Fish, Tropical

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Grouper, GiantMorenaPorcupine FishRay, Electric
Climate/Terrain:Tropical salt waterTropical salt waterTropical salt waterTropical salt water
Activity Cycle:AnyAnyAnyAny
Intelligence:Animal (1)Animal (1)Animal (1)Animal (1)
Treasure:Nil (R,X)NilNilNil
No. Appearing:11-41-21-3
Armor Class:53 (6 if stationary)67
Movement:Sw 12Sw 15Sw 9Sw 9
Hit Dice:63+212+4
No. of Attacks:111Nil
Special Attacks:Swallows wholeSurprise on 1-5PoisonSurprise on 1-8, electrical shock
Special Defenses:NilEvades missilesNilCamouflage
Magic Resistance:NilNilNilNil
Size:H (16'+ long)S (3-4' long)S (2-3' long)M (6' long)
Morale:Elite (13)Average (10)Unsteady (5)Average (8)
XP Value:1,4002,0003,000420

Giant Grouper

The giant grouper is a lurking predator that can be found near coral reefs and the wrecks of sunken ships. The largest specimens have been known to reach a length of 20 feet and weigh 1,000 pounds. Its huge jaws act as a giant suction pump, drawing smaller fish into its gaping maw. This giant fish sometimes stalks solitary divers like a great cat.

On a roll of 20, the giant grouper swallows a creature of man-size or less; otherwise, the creature is merely bitten. When a grouper swallows, it creates a great suction that sweeps the intended prey and all tiny creatures (size T) within 10 feet into its maw; none of the swallowed creatures are damaged in the round they are swallowed. A person swallowed with a dagger or similar small, sharp weapon in hand can cut his way out by inflicting damage equal to 25% of the groupers original hit points. The grouper's digestive fluids inflict 1d4 points of damage per round, starting the round after the creature is swallowed. An enterprising character who has been swallowed might try to leave the grouper when it opens its mouth to swallow other prey, as well; this requires a successful Strength check.


The morena is similar to a moray eel in shape, but has the disposition of a piranha. It is aggressive and avoided even by sharks. The morena resides in coral reef niches or caves, much like a moray eel, and might be mistaken for one while at rest. The morena is gray-green, but may be lighter or darker, blending in with its aquatic environment.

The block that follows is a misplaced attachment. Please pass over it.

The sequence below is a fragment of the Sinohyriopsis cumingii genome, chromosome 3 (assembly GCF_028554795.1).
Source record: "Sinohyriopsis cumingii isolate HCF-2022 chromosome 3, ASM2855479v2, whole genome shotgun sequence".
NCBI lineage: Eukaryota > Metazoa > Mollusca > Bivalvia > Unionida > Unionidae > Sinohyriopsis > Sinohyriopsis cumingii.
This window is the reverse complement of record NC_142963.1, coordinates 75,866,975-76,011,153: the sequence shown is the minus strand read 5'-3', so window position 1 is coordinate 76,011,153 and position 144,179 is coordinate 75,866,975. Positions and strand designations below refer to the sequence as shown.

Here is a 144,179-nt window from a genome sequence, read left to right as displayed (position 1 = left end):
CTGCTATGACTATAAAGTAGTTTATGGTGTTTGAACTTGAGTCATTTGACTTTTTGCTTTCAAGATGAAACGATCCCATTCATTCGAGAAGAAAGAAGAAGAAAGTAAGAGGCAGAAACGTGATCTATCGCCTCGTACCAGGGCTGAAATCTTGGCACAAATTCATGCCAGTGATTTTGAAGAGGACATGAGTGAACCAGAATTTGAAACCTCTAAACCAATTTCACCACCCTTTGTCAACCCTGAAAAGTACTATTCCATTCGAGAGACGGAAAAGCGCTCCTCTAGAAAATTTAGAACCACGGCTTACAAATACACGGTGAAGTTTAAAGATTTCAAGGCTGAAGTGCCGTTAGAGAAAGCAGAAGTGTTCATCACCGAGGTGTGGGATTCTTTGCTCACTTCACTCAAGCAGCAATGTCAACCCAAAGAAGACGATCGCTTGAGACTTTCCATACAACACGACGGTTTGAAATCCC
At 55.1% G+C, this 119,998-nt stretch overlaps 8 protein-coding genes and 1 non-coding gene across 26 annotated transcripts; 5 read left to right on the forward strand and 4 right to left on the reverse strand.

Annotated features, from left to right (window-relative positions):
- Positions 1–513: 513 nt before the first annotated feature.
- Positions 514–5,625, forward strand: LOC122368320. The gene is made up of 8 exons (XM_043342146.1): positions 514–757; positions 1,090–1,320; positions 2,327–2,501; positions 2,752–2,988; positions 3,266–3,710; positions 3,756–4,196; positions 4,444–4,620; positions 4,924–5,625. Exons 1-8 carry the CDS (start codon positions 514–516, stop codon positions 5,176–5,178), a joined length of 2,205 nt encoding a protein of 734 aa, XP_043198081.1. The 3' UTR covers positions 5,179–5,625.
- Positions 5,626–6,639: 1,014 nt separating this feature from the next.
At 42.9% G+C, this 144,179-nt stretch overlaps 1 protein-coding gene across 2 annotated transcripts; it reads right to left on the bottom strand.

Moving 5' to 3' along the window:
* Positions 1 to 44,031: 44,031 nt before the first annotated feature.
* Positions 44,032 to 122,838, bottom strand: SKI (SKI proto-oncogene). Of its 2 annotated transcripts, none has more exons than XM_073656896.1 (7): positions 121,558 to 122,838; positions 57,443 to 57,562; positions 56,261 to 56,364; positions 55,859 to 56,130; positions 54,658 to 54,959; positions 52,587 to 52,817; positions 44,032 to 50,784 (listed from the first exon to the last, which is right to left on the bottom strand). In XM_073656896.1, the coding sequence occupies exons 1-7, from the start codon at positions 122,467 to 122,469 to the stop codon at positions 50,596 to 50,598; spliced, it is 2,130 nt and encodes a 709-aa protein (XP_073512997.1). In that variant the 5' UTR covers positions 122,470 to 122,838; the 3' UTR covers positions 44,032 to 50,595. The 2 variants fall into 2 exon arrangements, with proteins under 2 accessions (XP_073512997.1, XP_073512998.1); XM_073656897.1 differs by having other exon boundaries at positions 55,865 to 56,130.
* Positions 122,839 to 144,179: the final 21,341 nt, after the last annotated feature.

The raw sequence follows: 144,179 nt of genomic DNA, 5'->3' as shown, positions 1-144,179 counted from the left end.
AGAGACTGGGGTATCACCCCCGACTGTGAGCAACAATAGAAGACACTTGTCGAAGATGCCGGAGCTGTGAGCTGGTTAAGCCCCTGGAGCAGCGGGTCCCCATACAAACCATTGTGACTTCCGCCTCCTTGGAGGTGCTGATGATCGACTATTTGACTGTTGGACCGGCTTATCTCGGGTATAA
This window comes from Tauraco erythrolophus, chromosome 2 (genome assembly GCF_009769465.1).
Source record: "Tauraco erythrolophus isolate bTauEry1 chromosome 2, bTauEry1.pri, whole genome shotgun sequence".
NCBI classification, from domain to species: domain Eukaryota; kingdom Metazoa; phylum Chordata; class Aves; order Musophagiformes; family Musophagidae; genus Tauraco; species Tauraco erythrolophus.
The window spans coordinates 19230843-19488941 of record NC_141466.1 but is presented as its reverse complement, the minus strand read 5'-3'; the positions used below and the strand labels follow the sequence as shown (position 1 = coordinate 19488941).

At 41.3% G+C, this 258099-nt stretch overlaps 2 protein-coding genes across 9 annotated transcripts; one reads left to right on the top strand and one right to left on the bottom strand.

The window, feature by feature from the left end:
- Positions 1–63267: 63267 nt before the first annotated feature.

If disturbed in its lair, a morena may shoot out to 40 feet in a single thrust, surprising on a roll of 1-8 and gaining a +2 bonus to its attack roll. Otherwise, it moves with a quick side-to-side pattern. Missile fire automatically misses the rapidly moving creature at first, and a penalty of -4 applies to an opponent's missile attack rolls against it thereafter.

While in motiom, the morena has an Armor Class of 2. When it bites, not only does the morena inflict 1d4+1 points of damage, but its jaws lock, inflicting 2d4+2 each round thereafter. When its jaws are locked or when th creature is stationary, the morena has an Armor Class of 6. The morena releases its hold and flees if reduced to a third of its hit points or less. A morena regenerates at a rate of 1 hit point per turn, though it dies if reduced to 0 hit points.

Porcupine fish

The porcupine fish is related to the puffer fish. It is found near rocky coasts and coral reefs. Territorial, it does not stray far from its feeding grounds, where it eats coral, clams, and small crustaceans. If threatened, it flees to its abode at the earliest opportunity. The porcupine fish is not aggressive, but can be dangerous.

If provoked, a porcupine fish might bite for 1d3 points of damage. When attacked or threatened, however, the fish inflates its body to three times its normal size. This causes numerous dagger-length spines to appear across its body. A natural physical attack (such as a bite or tentacle) against a porcupine fish allows it an attack roll for its spines. If the spine atack is successful, the opponent receives 3d4 points of physical damage and must make an immediate saving throw vs. poison. Failure means the poisoned creature will die within 1d4 rounds. If an attacker comes within 5 feet, a panicked porcupine fish might dart forward suddenly to attack with its spines. Barracuda eat them, becoming toxic to human consumption in the process.

Electric Ray

This tropical ray is most often found at depths up to 200 feet in warm ocean water, though it has also been encountered within wading distance of shore. A slow swimmer, the electric ray most often buries itself in the sandy floor of the sea to avoid its enemies; if buried, it is considered invisible. The ray uses its electrical shock to stun or kill the smaller fish upon which it feeds. This can be panful, but is harmless to man-sized creatures.

However, when stepped on or when threatened by larger predators, the ray releases its stored energy in one burst, with a radius of 15 feet. Creatures in this area must make a successful saving throw vs. paralyzation or be stunned (reeling and unable to take coherent actions) for 2d4 rounds. Despite saving throws, the following electrical damage is taken: those within 5 feet take 2d6 points of damage, those within 10 feet take 1d6, and those within 15 feet take 1d3. Those within 30 feet feel a slight tingle, but are otherwise unaffected.

The ray recharges itself in 5d4 rounds, and can release a major shock up to five times a day. After delivering a burst, the ray flees.